23 April 2024

Our zookeepers are celebrating a milestone achievement in the rearing of Critically Endangered Rüppell’s griffon vultures (Gyps rueppelli): for the first time in London Zoo history, we have successfully returned a hand-reared vulture chick to its parents to continue the rearing process. 

This success story, which combines diligent hand-rearing by keepers with the natural bonding between vulture parent and chick, holds promise for us to expand our contribution to the global vulture population, through the conservation breeding programme.  

Parents Phil and Cuthbert rearing their baby chick, Rupert.

A cracking story

Using a “dummy egg” technique – where a false egg is placed in the nest while the real egg is cared for in an incubator – keepers were able to carefully monitor the newborn chick for its first five days post-hatch, maximising its chances of survival before it was returned to its parents. 

A wooden dummy egg was speedily placed in the vulture nest for expectant vulture mother Phil and father Cuthbert to tend to, during the 8-week wait for baby Rupert’s hatch. 

The vulture egg was kept at 36.6°C and monitored closely by keepers for an incubation period of 55 days. The process involved diligent care from the team, turning the egg three times a day to mimic the natural incubation of an egg in the nest. Keepers weighed the egg every day, tracking its progress on a graph, and adjusting the temperature and humidity of the incubator accordingly to allow for a successful hatch.  

Details of this successful approach will be shared with conservation zoos worldwide, helping to build skills that can bolster the population of these critically endangered birds. The method of egg management was closely advised by colleagues from Rotterdam Zoo and the EAZA Ex situ Programmes. 

Zookeepers hope this success can be repeated with the practice of 'double-clutching' - an incubation technique involving the strategic removal of newly-laid eggs to encourage the laying of more eggs. This method can be used to greatly increase the vulture population, while allowing parents to take an active role in rearing and older vultures to foster eggs.

Newborn chick Rupert
Newborn chick Rupert

Baby Rupert

When newly hatched, the fluffy vulture chick named Rupert weighed just 123g –  the same as a small bar of soap. After being fed by zookeepers for 5 days, Rupert is now back in its nest, doted on by parents Phil and Cuthbert.

Zookeepers were excited when Rupert’s mother Phil laid her egg in mid-January, moving it to a special vulture egg incubator to give it the best possible chance of survival during the cold weather.  

The whole bird team was on hand over several days to ensure the tiny vulture chick would hatch and survive. The team was supported by colleagues from The Horstman Trust – vulture specialists who offered instructional guidance over video call – to lead baby Rupert out of the egg and to safety.

“As soon as the shell breaks and the chick begins to hatch, the egg’s membrane starts to dry out and this can restrict the vulture chick’s movement”, said London Zoo keeper and bird specialist, Jessica Fryer. “Sometimes a chick won’t survive a hatch if that is left to happen, so it was essential that we were overseeing the entire hatch, intervening as necessary under the guidance of Holly Cale, curator of The Horstmann Trust.”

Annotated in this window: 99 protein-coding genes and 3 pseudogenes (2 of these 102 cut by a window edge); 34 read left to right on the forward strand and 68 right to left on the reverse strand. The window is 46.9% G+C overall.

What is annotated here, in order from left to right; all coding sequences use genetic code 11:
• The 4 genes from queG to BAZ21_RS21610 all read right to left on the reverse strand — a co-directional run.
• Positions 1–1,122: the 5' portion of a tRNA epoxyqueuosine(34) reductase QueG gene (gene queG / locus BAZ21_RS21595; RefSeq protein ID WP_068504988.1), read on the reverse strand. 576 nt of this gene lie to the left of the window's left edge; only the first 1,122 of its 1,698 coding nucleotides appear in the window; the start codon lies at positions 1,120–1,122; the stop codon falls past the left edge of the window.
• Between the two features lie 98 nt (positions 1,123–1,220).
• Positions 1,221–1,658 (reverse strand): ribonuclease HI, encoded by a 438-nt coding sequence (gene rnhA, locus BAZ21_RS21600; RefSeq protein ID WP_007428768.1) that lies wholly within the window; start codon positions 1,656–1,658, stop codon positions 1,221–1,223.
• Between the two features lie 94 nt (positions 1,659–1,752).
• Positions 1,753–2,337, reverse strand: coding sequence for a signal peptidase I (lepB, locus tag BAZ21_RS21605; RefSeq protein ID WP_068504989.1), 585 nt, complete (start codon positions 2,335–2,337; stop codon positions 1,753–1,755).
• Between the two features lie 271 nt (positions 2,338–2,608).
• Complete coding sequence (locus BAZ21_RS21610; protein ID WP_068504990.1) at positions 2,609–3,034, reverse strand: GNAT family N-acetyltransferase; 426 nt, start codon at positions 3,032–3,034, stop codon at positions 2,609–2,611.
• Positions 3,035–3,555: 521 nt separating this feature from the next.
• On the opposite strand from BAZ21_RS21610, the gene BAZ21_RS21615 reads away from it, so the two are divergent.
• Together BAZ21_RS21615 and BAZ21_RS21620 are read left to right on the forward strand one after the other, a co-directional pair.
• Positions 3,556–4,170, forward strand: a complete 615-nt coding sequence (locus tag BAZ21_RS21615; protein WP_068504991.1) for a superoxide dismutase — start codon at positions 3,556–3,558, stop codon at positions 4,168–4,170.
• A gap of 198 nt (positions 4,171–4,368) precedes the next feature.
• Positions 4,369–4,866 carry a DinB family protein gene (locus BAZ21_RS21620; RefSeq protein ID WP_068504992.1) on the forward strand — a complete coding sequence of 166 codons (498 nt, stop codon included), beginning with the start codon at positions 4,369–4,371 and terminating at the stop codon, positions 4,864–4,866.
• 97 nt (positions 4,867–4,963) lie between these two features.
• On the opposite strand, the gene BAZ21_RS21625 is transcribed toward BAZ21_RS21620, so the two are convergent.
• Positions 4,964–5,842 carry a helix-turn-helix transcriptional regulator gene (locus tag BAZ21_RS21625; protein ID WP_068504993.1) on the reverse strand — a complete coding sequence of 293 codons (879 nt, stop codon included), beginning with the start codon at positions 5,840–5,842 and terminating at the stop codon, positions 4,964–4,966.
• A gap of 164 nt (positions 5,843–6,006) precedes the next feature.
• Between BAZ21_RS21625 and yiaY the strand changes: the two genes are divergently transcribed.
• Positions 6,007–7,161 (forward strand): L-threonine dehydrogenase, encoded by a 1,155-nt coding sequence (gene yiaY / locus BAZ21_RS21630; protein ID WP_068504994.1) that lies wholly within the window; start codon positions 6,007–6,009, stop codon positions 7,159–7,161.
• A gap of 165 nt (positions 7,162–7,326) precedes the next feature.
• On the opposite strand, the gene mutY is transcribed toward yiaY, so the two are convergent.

Following Rupert’s hatch on Wednesday 8 March, zookeepers spent 5 days hand-rearing the tiny chick before the moment came for it to be returned to parents Phil and Cuthbert. Rupert was placed inside the remnants of its eggshell and returned to the nest, ready for its parents to find on their return. For Phil and Cuthbert, Rupert is their second offspring, having welcomed their first chick Egbert into the world in 2023. The arrival of baby Rupert is the first time the two have ever reared a chick from infancy – a co-parenting challenge they have risen to remarkably.

Rupert is now the size of a small chicken, with early-stage feather growth. In June, zookeepers expect the chick to have fledged the nest at approximately 3.5 months old, at which point London Zoo’s veterinarian team can send a feather off for DNA testing to determine the bird’s sex.

The conservation story

Jessica added: “The threats to these vultures are huge, as successive and frequent mass poisonings in Africa are driving several species of African vultures to extinction. The Rüppell’s griffon vultures are also subject to similar threats to those facing other African vultures: loss of wild prey, habitat conversion into agro-pastoral systems, and collisions with powerlines.”

This milestone for vulture rearing at London Zoo marks a key step forward to boost population numbers. Rupert marks an important development for the European Breeding Programme for the Critically Endangered species, which forms a collaborative international network of conservation zoos to support the development of a healthy, genetically-diverse population.

“The lessons from this brilliant conservation success will benefit the global community of conservation zoos and help to continue the vital work needed to protect this species.” 

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